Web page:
Amsterdam Centre for Inequality Studies (AMCIS)

The role of language proficiency and accent in ethnic minorities' youth transitions

AMCIS Seminar

11May2017 13:00 - 14:00

Lecture

Sociological research on the role of language proficiency in immigrant integration has been flourishing in recent decades. The role of accent has been so far rather neglected. Irene Kogan (University of Mannheim) aims at bridging this gap presenting unique evidence about the importance of accent in host-country language for integration prospects of young people with migration background in Germany.

The importance of (foreign) accents

Irene Kogan will first explore what determines foreign accents, analyzing factors that affect the strength of foreign accents among immigrant youths, such as socio-economic background, age at migration, or family environment, as well as tackle possible associations between having a pronounced accent and daily language use.

In the second step, Kogan will explore whether having an accent impedes successful youth transitions, such as attainment of higher levels of education, smooth entry into apprenticeship or other forms of vocational training, as well as friendship and partnership formation. In the presentation, Kogan will draw comparisons between the importance of accent and other aspects of language proficiency, such as richness of vocabulary, for successful integration within the German society. 

About Irene Kogan

Irena Kogan holds a chair in comparative sociology at the University of Mannheim. Since 2009, she has been a Board member and since 2013 a Secretary-Treasurer of the European Consortium for Social Research (ECSR). Irena Kogan is a Member of the European Academy of Sociology, an associate editor of the European Sociological Review and a board member of the Transition in Youth Network. Her main interests are in the areas of social inequality, migration sociology and life-course research. In particular, her research focuses on structural and cultural aspects of immigrant integration, transition from school-to-work, as well as the role of human capital. social and cultural resources in these processes. Interest in the role of countries’ institutional characteristics in explaining societal processes drives her research, which is largely internationally comparative.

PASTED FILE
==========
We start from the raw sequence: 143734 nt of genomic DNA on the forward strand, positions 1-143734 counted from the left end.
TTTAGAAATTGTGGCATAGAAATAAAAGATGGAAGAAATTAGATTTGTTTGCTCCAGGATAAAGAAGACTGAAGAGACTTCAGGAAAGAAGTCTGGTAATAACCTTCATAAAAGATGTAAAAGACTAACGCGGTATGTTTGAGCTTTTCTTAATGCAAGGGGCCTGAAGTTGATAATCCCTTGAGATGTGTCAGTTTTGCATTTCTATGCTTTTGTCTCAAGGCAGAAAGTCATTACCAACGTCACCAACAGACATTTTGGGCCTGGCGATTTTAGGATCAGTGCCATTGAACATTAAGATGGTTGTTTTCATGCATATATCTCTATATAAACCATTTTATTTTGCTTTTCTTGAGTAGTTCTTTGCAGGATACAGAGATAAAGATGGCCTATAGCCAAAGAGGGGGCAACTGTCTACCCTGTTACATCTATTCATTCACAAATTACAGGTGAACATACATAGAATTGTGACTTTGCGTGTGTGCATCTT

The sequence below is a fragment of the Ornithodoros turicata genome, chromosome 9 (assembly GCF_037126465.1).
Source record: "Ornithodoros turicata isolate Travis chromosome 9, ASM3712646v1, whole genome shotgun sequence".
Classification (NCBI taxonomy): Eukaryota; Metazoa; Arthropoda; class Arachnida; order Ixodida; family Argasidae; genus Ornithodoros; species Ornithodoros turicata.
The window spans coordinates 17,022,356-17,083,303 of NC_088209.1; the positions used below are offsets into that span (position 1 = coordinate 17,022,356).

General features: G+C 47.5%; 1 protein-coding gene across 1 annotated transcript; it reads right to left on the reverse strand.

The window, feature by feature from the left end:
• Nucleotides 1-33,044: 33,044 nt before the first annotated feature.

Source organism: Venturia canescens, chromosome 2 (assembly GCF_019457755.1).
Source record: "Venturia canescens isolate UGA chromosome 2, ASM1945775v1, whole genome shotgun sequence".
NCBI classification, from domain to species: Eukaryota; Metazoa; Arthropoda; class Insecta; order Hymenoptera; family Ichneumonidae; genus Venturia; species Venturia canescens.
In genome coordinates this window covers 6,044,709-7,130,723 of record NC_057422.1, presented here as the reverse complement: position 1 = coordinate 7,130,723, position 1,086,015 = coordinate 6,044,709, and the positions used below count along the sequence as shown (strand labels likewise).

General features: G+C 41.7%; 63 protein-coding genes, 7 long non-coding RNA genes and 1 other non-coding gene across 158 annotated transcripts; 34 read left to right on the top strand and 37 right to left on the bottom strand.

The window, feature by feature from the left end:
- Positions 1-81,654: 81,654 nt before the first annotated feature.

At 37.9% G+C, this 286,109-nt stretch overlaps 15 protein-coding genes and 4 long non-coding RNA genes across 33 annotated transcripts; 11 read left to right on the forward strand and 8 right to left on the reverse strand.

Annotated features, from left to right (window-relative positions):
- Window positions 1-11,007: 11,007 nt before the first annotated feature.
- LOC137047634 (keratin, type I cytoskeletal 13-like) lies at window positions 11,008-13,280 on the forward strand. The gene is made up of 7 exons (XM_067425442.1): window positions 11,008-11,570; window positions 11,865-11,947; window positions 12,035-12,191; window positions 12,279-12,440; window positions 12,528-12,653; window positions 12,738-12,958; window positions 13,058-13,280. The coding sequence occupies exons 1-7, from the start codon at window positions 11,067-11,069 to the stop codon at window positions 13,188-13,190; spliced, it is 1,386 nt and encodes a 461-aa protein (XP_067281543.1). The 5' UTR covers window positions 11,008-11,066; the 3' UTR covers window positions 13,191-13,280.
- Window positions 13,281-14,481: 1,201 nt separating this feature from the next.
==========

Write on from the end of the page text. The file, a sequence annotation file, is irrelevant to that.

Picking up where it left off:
Location: REC-C2.03, lunch provided

  • Roeterseilandcampus - gebouw B/C/D (ingang B/C)

    Nieuwe Achtergracht 166 | 1018 WV Amsterdam
    Receptie B: 525 5340 Receptie C: 525 5470

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